Remember when Saturday morning television was your domain, and yours alone? When tattoos came from bubble gum packs, Slurpees came in superhero cups, and TV heroes taught you to be nice to others? Those were the happy days of the Sixties, Seventies, and Eighties—and that is the pop culture era of RetroFan.
Editor Michael Eury (who also edits TwoMorrows’ acclaimed comic-book history magazine Back Issue) has authored over a dozen pop culture books, and felt it was time for a regular outlet for the same fun material.
I spoke to Michael previously about his great book, Hero-A-Go-Go, and was thrilled to speak with him again about RetroFan Magazine, which is equally fantastic!
* * * * *
FOG!: As a fan of your book, Hero-A-Go-Go, I was thrilled to learn about your newest project, RetroFan Magazine. What was the genesis of the magazine?
Michael Eury: Thanks for the kind words about Hero-A-Go-Go.
After spending a year immersed into Sixties’ camp culture for that book, and after developing a great relationship with its talented designer, Scott Saavedra, I was inspired to continue to mine this era through RetroFan.
Actually, TwoMorrows publisher John Morrow and I were discussing the launch of a retro pop culture magazine back in 2012, but my mother’s declining health kept me from taking on a new project at that time as I needed to spend more time with her. She has since passed, and last year, after gleefully drowning in a sea of ’66 Batmania, Monkees music, and swinging spies via Hero-A-Go-Go, I decided instead of coming up for air to dive deeper, the result being RetroFan.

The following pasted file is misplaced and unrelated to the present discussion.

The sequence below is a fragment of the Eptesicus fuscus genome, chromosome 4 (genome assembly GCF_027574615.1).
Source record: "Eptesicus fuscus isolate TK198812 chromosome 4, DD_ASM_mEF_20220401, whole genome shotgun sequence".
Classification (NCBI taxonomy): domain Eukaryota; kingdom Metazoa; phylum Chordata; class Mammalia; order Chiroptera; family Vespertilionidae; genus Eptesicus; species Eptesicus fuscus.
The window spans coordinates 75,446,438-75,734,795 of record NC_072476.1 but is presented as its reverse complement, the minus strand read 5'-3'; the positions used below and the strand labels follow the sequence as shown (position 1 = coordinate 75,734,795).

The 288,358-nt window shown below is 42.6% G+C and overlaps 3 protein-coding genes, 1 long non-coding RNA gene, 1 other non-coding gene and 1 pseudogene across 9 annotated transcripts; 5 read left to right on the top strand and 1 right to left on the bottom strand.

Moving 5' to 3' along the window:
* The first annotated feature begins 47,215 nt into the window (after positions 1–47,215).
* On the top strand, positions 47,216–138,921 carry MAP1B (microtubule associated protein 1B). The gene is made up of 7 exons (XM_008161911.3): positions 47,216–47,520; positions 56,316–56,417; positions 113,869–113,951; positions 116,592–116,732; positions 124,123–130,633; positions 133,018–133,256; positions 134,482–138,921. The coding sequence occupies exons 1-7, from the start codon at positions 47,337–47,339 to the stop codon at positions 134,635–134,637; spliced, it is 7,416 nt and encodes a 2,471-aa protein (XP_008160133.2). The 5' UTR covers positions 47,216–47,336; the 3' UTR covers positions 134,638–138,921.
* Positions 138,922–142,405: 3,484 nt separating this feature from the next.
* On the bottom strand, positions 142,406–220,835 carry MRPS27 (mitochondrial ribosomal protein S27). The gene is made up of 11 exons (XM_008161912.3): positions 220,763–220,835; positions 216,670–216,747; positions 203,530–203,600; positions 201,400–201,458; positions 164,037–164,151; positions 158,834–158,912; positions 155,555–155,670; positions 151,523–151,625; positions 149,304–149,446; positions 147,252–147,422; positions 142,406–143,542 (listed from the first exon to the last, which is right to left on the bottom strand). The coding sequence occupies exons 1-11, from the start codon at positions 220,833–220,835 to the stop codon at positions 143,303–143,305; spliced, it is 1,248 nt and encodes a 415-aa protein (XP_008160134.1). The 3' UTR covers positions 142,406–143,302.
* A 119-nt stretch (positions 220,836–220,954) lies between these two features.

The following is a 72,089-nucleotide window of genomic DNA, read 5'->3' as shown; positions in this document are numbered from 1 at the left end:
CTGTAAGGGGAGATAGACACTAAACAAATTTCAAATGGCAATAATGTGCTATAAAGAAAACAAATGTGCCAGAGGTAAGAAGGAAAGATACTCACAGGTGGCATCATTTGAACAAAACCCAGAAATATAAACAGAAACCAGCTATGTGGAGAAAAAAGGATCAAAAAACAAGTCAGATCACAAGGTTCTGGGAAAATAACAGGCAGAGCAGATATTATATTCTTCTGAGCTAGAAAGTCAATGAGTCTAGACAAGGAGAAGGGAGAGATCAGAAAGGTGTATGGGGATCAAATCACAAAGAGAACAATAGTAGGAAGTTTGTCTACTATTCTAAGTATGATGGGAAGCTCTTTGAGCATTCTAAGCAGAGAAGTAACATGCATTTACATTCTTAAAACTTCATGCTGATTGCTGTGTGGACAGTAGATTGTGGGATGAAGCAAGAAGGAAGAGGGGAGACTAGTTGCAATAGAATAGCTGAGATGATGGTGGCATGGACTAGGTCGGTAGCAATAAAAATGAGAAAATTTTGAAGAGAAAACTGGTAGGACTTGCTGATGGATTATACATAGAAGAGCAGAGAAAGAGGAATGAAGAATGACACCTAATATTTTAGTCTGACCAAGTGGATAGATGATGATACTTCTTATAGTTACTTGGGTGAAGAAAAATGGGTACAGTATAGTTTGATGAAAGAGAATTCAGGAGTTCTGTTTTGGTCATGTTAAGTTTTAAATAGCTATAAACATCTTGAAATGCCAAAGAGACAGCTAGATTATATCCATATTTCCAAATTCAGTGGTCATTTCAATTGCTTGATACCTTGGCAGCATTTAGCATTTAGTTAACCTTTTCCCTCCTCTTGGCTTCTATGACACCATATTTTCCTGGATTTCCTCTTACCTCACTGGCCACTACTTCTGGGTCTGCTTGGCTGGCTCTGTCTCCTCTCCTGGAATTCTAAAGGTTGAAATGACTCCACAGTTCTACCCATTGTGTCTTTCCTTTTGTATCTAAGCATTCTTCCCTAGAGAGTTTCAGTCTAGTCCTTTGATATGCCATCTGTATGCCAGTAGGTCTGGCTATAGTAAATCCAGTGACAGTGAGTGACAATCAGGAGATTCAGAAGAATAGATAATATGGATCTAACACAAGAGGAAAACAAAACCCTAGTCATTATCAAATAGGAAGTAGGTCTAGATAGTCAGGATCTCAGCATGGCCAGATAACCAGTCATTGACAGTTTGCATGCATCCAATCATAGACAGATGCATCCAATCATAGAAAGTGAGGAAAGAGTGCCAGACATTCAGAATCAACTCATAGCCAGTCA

You describe the magazine as “The Crazy Cool Culture We Grew Up With”. Your book focused on the sixties. What time period does RetroFan cover?
RetroFan‘s main purview: the Sixties, Seventies, and Eighties.
That doesn’t mean we’re anchored to those decades, though, as the Universal Monsters — products of earlier decades, starting with the Thirties — will be on view in many issues, but those of use who grew up in the Sixties and Seventies watched those old monster movies on late-night or weekend-afternoon Shock Theatre-type shows on our local TV stations. We won’t shy away from movie serials, or maybe even some Nineties nostalgia if the subjects are interesting. But primarily, Sixties, Seventies, and Eighties.
The magazine includes four regular columnists of note. Who are they and what do they bring to the identity of RetroFan?